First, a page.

Gas prices down? Well, yes, kind of ...

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DALLAS — The average gasoline pump price fell during March for the first time in 10 years, said AAA, the nation’s largest motoring organization.

The national average today is $3.63 a gallon, compared with $3.92 a year earlier, AAA said. Prices fell 15 cents in March, and the average should remain less expensive than last spring, Heathrow, Fla.-based AAA said.

Gasoline prices have been held in check as a jump in domestic oil output has reduced crude futures prices in New York by 6.4 percent from a year ago. U.S. refiners operated at 85.7 percent of capacity in the week ended March 22, the highest level in two months and up from 81 percent two weeks before.

“It is very unusual for gas prices to decline in early spring like we have seen this year,” Avery Ash, a spokesman for AAA in Washington, said in a statement. “An increase in refinery production and lower oil prices in early March have combined to provide rare falling prices for motorists.”

Prices rose 34 cents in the first quarter, less than the 65-cent increase in the same quarter a year earlier, AAA said in an emailed statement. The average cost for the motor fuel has fallen 29 out of 33 days since reaching $3.79 a gallon on Feb. 27. In 2012, prices peaked at $3.94 a gallon on April 5 and April 6.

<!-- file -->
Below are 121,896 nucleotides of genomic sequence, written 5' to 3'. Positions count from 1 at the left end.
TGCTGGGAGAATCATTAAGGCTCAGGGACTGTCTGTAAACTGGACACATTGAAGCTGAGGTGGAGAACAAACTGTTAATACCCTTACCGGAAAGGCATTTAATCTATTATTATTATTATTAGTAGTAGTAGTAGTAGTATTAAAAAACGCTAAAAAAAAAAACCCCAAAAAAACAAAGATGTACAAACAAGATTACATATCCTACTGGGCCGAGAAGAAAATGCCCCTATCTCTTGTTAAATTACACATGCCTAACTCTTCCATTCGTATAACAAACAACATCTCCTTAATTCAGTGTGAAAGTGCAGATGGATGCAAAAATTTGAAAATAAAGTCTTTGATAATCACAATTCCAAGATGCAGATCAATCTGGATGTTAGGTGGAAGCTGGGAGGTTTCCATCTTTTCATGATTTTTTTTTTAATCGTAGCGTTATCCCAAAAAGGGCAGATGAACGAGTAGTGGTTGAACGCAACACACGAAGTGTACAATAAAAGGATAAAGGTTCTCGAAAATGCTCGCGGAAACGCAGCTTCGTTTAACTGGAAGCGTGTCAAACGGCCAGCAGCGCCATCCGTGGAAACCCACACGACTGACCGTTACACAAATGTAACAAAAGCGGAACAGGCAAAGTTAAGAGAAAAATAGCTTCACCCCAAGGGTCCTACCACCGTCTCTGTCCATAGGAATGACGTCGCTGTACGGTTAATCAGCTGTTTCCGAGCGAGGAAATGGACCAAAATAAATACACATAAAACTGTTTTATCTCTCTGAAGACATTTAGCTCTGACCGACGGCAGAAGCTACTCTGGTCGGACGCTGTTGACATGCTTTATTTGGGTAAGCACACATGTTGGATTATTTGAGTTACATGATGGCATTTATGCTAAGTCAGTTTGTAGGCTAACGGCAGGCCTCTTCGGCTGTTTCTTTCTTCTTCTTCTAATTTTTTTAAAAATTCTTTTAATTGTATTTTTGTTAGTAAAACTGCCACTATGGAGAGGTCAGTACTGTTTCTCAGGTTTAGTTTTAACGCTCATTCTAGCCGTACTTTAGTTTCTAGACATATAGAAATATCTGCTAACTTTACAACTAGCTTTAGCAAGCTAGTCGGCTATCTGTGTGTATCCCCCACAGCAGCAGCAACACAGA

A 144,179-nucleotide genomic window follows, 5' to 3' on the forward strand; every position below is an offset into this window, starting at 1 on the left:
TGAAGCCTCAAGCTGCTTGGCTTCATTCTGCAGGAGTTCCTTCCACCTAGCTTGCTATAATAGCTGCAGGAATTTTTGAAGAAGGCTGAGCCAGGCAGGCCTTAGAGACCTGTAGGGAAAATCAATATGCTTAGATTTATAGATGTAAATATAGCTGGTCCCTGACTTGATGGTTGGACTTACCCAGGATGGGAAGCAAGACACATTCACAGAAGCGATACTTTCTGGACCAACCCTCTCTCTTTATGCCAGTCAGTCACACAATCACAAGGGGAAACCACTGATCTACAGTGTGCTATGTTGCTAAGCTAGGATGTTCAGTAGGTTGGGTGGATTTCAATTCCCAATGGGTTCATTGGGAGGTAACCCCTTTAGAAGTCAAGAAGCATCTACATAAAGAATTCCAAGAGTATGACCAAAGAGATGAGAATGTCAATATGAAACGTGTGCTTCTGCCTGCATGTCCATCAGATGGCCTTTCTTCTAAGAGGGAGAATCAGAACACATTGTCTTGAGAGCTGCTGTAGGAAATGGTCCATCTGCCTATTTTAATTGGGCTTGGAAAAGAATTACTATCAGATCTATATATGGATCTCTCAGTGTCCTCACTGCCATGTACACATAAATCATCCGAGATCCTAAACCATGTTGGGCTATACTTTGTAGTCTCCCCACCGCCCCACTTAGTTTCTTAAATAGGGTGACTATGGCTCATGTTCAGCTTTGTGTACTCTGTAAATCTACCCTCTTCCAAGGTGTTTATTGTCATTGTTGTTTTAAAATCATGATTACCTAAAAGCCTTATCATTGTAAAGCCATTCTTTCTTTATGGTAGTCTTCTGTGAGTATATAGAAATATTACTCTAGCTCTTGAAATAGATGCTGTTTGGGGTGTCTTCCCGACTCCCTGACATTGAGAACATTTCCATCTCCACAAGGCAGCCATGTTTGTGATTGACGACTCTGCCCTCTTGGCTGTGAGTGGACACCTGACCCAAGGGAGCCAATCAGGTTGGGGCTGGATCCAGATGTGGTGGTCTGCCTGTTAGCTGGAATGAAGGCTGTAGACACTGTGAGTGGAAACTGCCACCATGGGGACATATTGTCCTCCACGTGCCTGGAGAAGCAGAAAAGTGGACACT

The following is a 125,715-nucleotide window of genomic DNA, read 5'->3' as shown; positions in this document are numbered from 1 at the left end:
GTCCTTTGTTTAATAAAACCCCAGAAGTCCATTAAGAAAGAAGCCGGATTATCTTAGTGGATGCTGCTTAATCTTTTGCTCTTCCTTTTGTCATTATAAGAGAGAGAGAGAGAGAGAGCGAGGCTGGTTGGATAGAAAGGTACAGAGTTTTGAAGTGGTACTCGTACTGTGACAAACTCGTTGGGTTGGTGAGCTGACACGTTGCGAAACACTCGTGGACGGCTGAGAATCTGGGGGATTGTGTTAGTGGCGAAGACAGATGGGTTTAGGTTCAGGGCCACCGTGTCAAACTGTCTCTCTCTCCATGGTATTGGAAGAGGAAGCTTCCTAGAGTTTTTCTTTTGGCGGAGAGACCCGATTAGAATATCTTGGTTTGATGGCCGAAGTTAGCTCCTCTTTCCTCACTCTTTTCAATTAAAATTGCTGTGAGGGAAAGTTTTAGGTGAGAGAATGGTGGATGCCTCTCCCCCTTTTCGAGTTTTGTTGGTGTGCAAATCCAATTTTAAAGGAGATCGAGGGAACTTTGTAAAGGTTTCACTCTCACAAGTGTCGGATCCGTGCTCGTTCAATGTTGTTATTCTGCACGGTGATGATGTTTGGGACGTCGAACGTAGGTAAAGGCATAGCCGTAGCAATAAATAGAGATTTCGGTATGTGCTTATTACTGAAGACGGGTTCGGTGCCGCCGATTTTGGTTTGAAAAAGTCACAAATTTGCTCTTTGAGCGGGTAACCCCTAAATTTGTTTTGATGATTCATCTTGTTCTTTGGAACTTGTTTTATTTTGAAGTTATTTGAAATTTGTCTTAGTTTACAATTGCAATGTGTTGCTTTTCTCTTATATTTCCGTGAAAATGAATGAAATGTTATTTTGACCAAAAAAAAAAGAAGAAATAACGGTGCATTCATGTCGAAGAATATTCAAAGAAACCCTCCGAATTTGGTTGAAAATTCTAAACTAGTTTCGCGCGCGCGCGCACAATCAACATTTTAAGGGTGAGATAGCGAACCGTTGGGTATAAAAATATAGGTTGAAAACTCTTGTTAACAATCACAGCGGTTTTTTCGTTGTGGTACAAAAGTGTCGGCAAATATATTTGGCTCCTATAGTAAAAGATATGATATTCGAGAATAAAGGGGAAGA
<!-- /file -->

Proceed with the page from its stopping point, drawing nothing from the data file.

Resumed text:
“We saw the preseason rally early this year in January and February as refiners went down for seasonal and inventories drew,” said Andy Lipow, president of Lipow Oil Associates in Houston.

The United States produced 84 percent of its own energy in 2012, the most since 1991, according to data from the Energy Information Administration, the statistical arm of the Energy Department. The measure of self-sufficiency rose to 88 percent in December, the highest since February 1987.

Crude production jumped to 7.16 million barrels a day as of March 8, the highest level since July 1992, driven by increased drilling in oilfields including North Dakota’s Bakken shale and the Eagle Ford in Texas, according to the Energy Information Administration.

Planned turnarounds between January and March took 1.13 million barrels a day of crude processing capacity offline, a 45 percent increase from the five-year average of 780,000 barrels, according to IIR Energy, a Sugar Land, Texas-based energy- information provider. From April to June, that figure will drop to 676,000 barrels, 35 percent above the five-year average.

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